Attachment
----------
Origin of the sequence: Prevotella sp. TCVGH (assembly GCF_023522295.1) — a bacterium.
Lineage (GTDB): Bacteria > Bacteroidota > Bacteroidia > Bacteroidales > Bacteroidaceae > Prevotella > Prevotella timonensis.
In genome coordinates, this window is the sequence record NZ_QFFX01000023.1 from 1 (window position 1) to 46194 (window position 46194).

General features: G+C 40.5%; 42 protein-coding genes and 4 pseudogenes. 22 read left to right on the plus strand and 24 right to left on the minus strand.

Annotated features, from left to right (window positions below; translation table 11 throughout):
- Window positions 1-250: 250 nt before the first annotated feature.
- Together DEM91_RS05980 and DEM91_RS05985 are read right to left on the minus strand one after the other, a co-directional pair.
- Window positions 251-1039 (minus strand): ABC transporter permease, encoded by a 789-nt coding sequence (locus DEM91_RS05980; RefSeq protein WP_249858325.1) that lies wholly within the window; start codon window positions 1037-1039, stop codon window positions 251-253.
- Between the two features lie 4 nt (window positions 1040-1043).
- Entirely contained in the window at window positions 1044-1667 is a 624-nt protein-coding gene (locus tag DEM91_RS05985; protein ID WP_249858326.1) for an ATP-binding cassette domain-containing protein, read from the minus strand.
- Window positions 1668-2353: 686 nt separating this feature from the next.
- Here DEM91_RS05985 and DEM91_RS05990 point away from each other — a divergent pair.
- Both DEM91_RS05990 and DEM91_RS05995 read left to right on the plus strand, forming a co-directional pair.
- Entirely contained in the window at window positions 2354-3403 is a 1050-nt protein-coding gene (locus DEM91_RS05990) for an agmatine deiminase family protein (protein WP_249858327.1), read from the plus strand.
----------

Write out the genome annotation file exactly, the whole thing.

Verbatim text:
Origin of the sequence: Prevotella sp. TCVGH (assembly GCF_023522295.1) — a bacterium.
Lineage (GTDB): Bacteria > Bacteroidota > Bacteroidia > Bacteroidales > Bacteroidaceae > Prevotella > Prevotella timonensis.
In genome coordinates, this window is the sequence record NZ_QFFX01000023.1 from 1 (window position 1) to 46194 (window position 46194).

General features: G+C 40.5%; 42 protein-coding genes and 4 pseudogenes. 22 read left to right on the plus strand and 24 right to left on the minus strand.

Annotated features, from left to right (window positions below; translation table 11 throughout):
- Window positions 1-250: 250 nt before the first annotated feature.
- Together DEM91_RS05980 and DEM91_RS05985 are read right to left on the minus strand one after the other, a co-directional pair.
- Window positions 251-1039 (minus strand): ABC transporter permease, encoded by a 789-nt coding sequence (locus DEM91_RS05980; RefSeq protein WP_249858325.1) that lies wholly within the window; start codon window positions 1037-1039, stop codon window positions 251-253.
- Between the two features lie 4 nt (window positions 1040-1043).
- Entirely contained in the window at window positions 1044-1667 is a 624-nt protein-coding gene (locus tag DEM91_RS05985; protein ID WP_249858326.1) for an ATP-binding cassette domain-containing protein, read from the minus strand.
- Window positions 1668-2353: 686 nt separating this feature from the next.
- Here DEM91_RS05985 and DEM91_RS05990 point away from each other — a divergent pair.
- Both DEM91_RS05990 and DEM91_RS05995 read left to right on the plus strand, forming a co-directional pair.
- Entirely contained in the window at window positions 2354-3403 is a 1050-nt protein-coding gene (locus DEM91_RS05990) for an agmatine deiminase family protein (protein WP_249858327.1), read from the plus strand.